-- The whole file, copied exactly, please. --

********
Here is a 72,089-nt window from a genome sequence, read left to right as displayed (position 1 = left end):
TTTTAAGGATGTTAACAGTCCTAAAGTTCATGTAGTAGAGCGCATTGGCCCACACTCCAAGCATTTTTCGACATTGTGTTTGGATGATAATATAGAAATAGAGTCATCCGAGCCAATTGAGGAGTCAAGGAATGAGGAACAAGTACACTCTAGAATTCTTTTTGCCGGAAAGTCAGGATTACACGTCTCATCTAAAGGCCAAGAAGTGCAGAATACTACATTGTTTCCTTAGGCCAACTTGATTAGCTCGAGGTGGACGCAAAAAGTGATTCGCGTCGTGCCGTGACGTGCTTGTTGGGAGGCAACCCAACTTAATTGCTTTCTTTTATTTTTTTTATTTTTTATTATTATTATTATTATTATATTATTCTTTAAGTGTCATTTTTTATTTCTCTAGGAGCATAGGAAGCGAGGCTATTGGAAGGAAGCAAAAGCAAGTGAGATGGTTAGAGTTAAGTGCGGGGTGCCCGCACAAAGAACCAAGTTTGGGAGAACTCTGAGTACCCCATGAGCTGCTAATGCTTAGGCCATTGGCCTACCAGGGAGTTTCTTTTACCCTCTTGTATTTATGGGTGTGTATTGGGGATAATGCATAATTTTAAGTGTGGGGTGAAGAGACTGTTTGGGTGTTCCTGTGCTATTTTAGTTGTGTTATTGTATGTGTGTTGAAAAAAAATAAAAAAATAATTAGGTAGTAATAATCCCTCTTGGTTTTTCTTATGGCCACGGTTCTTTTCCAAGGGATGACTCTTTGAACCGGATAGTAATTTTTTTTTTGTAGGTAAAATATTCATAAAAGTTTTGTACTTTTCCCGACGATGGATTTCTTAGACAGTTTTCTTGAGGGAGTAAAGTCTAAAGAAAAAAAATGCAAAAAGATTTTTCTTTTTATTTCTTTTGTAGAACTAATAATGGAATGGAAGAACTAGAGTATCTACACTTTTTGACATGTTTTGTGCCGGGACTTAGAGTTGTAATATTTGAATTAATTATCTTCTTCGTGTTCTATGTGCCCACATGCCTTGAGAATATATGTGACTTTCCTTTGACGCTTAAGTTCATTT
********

Here is a 72,089-nt window from a genome sequence, read left to right as displayed (position 1 = left end):
TTTTAAGGATGTTAACAGTCCTAAAGTTCATGTAGTAGAGCGCATTGGCCCACACTCCAAGCATTTTTCGACATTGTGTTTGGATGATAATATAGAAATAGAGTCATCCGAGCCAATTGAGGAGTCAAGGAATGAGGAACAAGTACACTCTAGAATTCTTTTTGCCGGAAAGTCAGGATTACACGTCTCATCTAAAGGCCAAGAAGTGCAGAATACTACATTGTTTCCTTAGGCCAACTTGATTAGCTCGAGGTGGACGCAAAAAGTGATTCGCGTCGTGCCGTGACGTGCTTGTTGGGAGGCAACCCAACTTAATTGCTTTCTTTTATTTTTTTTATTTTTTATTATTATTATTATTATTATATTATTCTTTAAGTGTCATTTTTTATTTCTCTAGGAGCATAGGAAGCGAGGCTATTGGAAGGAAGCAAAAGCAAGTGAGATGGTTAGAGTTAAGTGCGGGGTGCCCGCACAAAGAACCAAGTTTGGGAGAACTCTGAGTACCCCATGAGCTGCTAATGCTTAGGCCATTGGCCTACCAGGGAGTTTCTTTTACCCTCTTGTATTTATGGGTGTGTATTGGGGATAATGCATAATTTTAAGTGTGGGGTGAAGAGACTGTTTGGGTGTTCCTGTGCTATTTTAGTTGTGTTATTGTATGTGTGTTGAAAAAAAATAAAAAAATAATTAGGTAGTAATAATCCCTCTTGGTTTTTCTTATGGCCACGGTTCTTTTCCAAGGGATGACTCTTTGAACCGGATAGTAATTTTTTTTTTGTAGGTAAAATATTCATAAAAGTTTTGTACTTTTCCCGACGATGGATTTCTTAGACAGTTTTCTTGAGGGAGTAAAGTCTAAAGAAAAAAAATGCAAAAAGATTTTTCTTTTTATTTCTTTTGTAGAACTAATAATGGAATGGAAGAACTAGAGTATCTACACTTTTTGACATGTTTTGTGCCGGGACTTAGAGTTGTAATATTTGAATTAATTATCTTCTTCGTGTTCTATGTGCCCACATGCCTTGAGAATATATGTGACTTTCCTTTGACGCTTAAGTTCATTT